Sunday, December 5, 2010

First Landing Photo: Secrets of the X-37B Aircraft Space Robot Land in California

The mysterious U. S. Air Force's X-37B robotic spacecraft returned to Earth today (December 3) with a successful landing at Vandenberg Air Force Base in California before sunrise.
Air Force officials praised the successful landing X-37B unmanned spacecraft, although its mission remains shrouded in secrecy because of its classified nature. But Vandenberg's 30th Space Wing is not shy of breaking pictures of X-37B vehicle called the Orbital Test Vehicle 1. Looking at the first pictures below:
Nose to Nose: the space X-37B aircraft builder Boeing's released unmanned spacecraft just after landing on December 3, 2010.
spacecraft spent 220 days in space before gliding to a landing early morning at Vandenberg Air Force Base in California.
Home Again: Although the nature of robots, spacecraft X-37B will receive a warm welcome from the crew at Vandenberg Air Force.
Here, if the vehicle appeared to survive after landing procedure on 3 December at 01:16 PT (0916 GMT).
Significant erosion, or changes in color can be seen on top of the thermal insulation blanket that spacecraft.
X-37B in Profile: An Air Force photographer snapped a profile view of the X-37B landing shortly after his 3 December.
X-37B is about 29 feet (9 meters) long and has a wingspan of more than 14 feet (4 meters) across. Standing over 9 1 / 2 feet (3 meters) tall and weighs 11,000 pounds (5,000 kg). For comparison: Two X-37B vehicle in rows on the back of the nose, could fit in the payload bay of NASA space shuttle. Boeing Phantom Works division in Seal Beach, Calif., the spacecraft.
This graphic X 37B illustrate the features and functions of unmanned spacecraft.
Up Close and Personal: A handler vehicle crews dressed in a suit to protect against hazardous materials (such as rocket fuel remaining) robotic spacecraft approaches the X-37B successfully landed after December 3 at Vandenberg Air Force Base in California.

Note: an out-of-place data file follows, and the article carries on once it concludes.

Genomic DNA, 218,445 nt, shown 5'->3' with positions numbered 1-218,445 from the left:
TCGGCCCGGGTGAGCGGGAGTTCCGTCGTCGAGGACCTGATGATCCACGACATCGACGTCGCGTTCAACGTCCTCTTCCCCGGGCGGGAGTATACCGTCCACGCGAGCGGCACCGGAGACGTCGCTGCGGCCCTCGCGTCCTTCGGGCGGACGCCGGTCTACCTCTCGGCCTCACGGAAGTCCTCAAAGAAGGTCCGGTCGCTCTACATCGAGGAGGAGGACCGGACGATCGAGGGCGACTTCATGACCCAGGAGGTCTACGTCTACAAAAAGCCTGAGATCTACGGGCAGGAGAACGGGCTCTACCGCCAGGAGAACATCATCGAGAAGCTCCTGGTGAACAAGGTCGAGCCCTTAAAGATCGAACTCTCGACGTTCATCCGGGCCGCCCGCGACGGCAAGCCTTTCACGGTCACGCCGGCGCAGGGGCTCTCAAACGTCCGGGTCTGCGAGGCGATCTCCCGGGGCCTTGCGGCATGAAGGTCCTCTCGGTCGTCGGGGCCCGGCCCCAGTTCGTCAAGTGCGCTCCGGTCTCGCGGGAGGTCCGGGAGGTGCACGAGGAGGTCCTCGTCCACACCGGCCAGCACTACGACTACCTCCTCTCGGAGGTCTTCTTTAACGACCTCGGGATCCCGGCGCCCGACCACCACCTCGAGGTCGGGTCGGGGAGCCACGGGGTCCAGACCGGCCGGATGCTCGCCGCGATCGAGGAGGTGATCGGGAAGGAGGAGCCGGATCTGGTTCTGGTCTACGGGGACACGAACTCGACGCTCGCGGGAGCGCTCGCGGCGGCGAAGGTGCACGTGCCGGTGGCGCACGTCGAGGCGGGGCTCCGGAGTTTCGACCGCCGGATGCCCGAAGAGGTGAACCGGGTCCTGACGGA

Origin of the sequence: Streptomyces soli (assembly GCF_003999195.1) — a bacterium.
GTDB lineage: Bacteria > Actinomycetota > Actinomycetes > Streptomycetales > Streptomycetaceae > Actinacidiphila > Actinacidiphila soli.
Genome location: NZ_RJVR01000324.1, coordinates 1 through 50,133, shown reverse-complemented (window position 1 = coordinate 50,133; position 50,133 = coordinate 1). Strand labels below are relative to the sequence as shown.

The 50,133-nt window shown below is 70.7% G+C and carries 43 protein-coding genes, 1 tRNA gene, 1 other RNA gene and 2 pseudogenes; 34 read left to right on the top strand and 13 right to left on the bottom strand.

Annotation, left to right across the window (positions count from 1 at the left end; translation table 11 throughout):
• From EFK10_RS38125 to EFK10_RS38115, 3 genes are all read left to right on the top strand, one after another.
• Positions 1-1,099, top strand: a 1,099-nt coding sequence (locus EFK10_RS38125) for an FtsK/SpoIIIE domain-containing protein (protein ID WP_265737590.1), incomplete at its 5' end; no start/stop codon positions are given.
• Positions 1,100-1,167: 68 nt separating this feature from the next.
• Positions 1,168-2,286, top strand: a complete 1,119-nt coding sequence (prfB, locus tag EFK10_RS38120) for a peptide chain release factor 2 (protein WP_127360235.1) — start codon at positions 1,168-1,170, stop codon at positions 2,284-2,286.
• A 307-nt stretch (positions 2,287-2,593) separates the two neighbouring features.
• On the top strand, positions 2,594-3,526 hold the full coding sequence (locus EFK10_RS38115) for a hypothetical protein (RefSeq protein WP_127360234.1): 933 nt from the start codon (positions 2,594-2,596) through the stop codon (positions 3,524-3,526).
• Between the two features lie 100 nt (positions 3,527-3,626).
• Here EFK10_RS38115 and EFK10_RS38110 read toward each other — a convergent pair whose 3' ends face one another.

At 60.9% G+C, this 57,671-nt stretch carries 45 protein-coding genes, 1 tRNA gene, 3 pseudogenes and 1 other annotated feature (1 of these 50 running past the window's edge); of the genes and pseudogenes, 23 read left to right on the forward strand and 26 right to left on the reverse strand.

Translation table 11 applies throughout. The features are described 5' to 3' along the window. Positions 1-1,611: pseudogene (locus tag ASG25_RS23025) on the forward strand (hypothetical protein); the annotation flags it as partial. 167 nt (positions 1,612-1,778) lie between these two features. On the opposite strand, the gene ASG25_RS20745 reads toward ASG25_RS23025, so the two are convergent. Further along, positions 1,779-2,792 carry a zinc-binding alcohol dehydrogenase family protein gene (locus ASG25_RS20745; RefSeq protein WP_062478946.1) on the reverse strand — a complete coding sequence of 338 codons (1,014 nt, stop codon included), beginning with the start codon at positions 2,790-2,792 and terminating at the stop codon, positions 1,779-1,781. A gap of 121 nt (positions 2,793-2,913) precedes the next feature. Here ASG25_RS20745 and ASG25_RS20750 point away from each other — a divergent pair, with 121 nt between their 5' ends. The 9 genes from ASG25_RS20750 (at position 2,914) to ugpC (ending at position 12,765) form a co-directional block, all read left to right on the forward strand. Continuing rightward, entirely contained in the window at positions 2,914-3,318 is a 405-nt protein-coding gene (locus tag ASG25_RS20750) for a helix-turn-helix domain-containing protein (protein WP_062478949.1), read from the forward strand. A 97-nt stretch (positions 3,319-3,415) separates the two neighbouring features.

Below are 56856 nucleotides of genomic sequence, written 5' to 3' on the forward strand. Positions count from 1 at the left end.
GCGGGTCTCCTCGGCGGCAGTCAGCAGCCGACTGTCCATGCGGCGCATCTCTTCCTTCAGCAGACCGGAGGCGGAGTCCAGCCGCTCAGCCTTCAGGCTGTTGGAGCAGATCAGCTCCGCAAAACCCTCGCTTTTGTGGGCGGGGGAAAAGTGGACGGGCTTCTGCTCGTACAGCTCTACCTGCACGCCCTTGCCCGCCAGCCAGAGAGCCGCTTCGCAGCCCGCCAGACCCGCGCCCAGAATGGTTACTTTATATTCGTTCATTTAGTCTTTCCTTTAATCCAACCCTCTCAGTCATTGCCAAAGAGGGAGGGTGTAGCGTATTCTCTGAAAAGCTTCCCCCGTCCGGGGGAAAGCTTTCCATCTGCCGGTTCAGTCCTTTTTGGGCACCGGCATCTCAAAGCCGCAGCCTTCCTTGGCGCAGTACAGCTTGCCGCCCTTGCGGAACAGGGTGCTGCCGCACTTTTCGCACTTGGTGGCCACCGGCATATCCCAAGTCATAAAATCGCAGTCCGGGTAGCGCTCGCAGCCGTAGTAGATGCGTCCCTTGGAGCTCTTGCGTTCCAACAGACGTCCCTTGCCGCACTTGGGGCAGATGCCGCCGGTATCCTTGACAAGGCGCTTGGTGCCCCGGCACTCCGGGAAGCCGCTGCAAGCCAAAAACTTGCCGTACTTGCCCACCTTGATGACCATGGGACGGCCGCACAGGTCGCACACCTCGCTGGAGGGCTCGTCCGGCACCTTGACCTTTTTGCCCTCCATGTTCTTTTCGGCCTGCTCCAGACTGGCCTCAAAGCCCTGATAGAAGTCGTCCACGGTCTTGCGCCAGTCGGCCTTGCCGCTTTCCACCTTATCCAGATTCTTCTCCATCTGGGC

Concept X-37B: This photo released by the Air Force, the spacecraft's nose mysterious X-37B as the recovery crew to take measurements and other readings to December 3 landed at Vandenberg. unique X-37B V-shaped "ruddervators" - which serves as a stabilizer tail - which looks and the air brakes deployed.
Payload Bay Door: Here is the spacecraft X-37B is seen in profile as a post-landing the job ahead. Logo Boeing and the Air Force plane was visible in the stomach can be reused. They appear between the line that describes the payload bay of the X-37B, which is the size of pickup truck beds and can hold experiments, small satellites and the solar panel array that is used for power generation.
Welcome Home: the space shuttle's cargo bay is the X-37B is clearly visible in side view, as the scale of the spacecraft relative to the human
X-37B began life in 1999 as a project of NASA, DARPA office and then transferred to the Pentagon in 2004. Air Force took over in 2006. The mission was launched on 22 April 2010. The purpose of the flight and the cost is classified.
Looking Up: The view side of the X-37B was taken by a photographer Boeing publicly grooved runways at Vandenberg Air Force Base in which robotic spacecraft landed today. Force Vandenberg workers replace hundreds of small steel plates on runwary to do harm to the band X-37B to avoid during landing, according to the Santa Maria Times newspaper.
Job well done: In the back of the first X-37B vehicle on Earth, the Air Force is now looking for the next launch. The Air Force ordered the construction of the two X-37B - the Orbital Test Vehicle 2 - for the mission to launch in spring 2011.
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